In practical applications, I found the revised De‑hum module extremely impressive in the way it can deal with really nasty hummy buzzes that would have been completely beyond the previous generation’s capability, and it is remarkably quick and easy to set up and optimise, too.
The revised De‑hum module... can deal with really nasty hummy buzzes that would have been completely beyond the previous generation’s capability.
For owners of the Advanced version of RX 9, the upgraded Dialogue Isolate module also appears unchanged, but in fact there’s a brand‑new ‘neural network’ working behind the scenes, and this has been developed to isolate wanted dialogue from background noise more effectively than in previous RX iterations. However, the previous RX 8 algorithm is still available and can be employed, if required, by clicking on the module’s cog‑wheel icon and selecting ‘use legacy algorithm’.
Close inspection of the updated user interface reveals that the previous version’s Separation Algorithm drop‑down options box has been replaced with a simpler list, re‑titled Quality, with just two preferences: Good or Best. The Good option sacrifices some processing finesse for a faster completion, whereas Best is exactly that. iZotope’s new machine‑learning ‘neural‑net’ technology is simply better at extracting clean dialogue from noisy environmental sounds: it produces fewer artefacts and enhances the intelligibility of dialogue degraded by unwanted background noise (like crowds, traffic, weather, footsteps, and so on). Interestingly, the new neural‑net technology also has superior time precision, which is apparently the reason that it is demonstrably better at removing distracting transient background events.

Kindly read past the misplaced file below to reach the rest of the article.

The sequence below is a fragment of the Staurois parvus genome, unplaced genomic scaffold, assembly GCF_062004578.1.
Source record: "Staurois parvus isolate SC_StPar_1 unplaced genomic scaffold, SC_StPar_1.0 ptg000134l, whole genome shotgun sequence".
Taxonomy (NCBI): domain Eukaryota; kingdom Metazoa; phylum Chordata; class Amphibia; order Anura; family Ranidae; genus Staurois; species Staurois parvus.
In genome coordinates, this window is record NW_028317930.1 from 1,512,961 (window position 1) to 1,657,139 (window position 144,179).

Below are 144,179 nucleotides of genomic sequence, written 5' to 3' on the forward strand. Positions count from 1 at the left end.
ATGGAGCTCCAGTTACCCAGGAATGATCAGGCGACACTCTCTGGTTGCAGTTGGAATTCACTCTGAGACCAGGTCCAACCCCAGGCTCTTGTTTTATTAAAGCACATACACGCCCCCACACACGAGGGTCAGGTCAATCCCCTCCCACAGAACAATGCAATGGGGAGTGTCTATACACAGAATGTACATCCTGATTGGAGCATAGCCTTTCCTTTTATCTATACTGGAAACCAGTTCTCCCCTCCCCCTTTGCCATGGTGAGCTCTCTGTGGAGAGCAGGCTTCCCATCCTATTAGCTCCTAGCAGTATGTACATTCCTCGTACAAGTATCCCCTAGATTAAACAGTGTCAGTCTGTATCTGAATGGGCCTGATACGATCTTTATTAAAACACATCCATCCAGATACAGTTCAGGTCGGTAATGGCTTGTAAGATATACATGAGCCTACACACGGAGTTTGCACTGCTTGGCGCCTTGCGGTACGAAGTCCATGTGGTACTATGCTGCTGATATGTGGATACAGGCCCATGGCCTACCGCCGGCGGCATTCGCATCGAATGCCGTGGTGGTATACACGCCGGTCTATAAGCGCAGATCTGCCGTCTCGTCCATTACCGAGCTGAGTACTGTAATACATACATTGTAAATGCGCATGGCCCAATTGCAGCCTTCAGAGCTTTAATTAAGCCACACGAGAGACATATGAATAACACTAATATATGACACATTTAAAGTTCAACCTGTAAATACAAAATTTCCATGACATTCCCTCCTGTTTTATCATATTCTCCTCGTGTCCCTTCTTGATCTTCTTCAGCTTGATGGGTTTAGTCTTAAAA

As before, the Sensitivity slider determines how the algorithm distinguishes dialogue from noise, while the Dialogue Gain and Noise Gain sliders allow the user to re‑balance what the processor has identified and separated as the dialogue and noise components.
However, the (unwanted) noise components naturally contain both ‘stationary’ (reasonably constant atmospheric noises) and ‘non‑stationary’ components (random and transient noises). The former are important in setting the scene’s soundscape, while the latter are generally more distracting, so the Ambience Preservation control allows some of that stationary atmospheric noise to be retained while the distracting transient noises are still removed. In the case of a street interview, for example, this allows the constant ‘traffic atmos’ to be retained, while isolated transient sounds like background shouting, brake squeals, or car horns, can still be removed! It may sound a small detail, but this feature makes a big difference when reducing distracting background noises and enhancing speech intelligibility.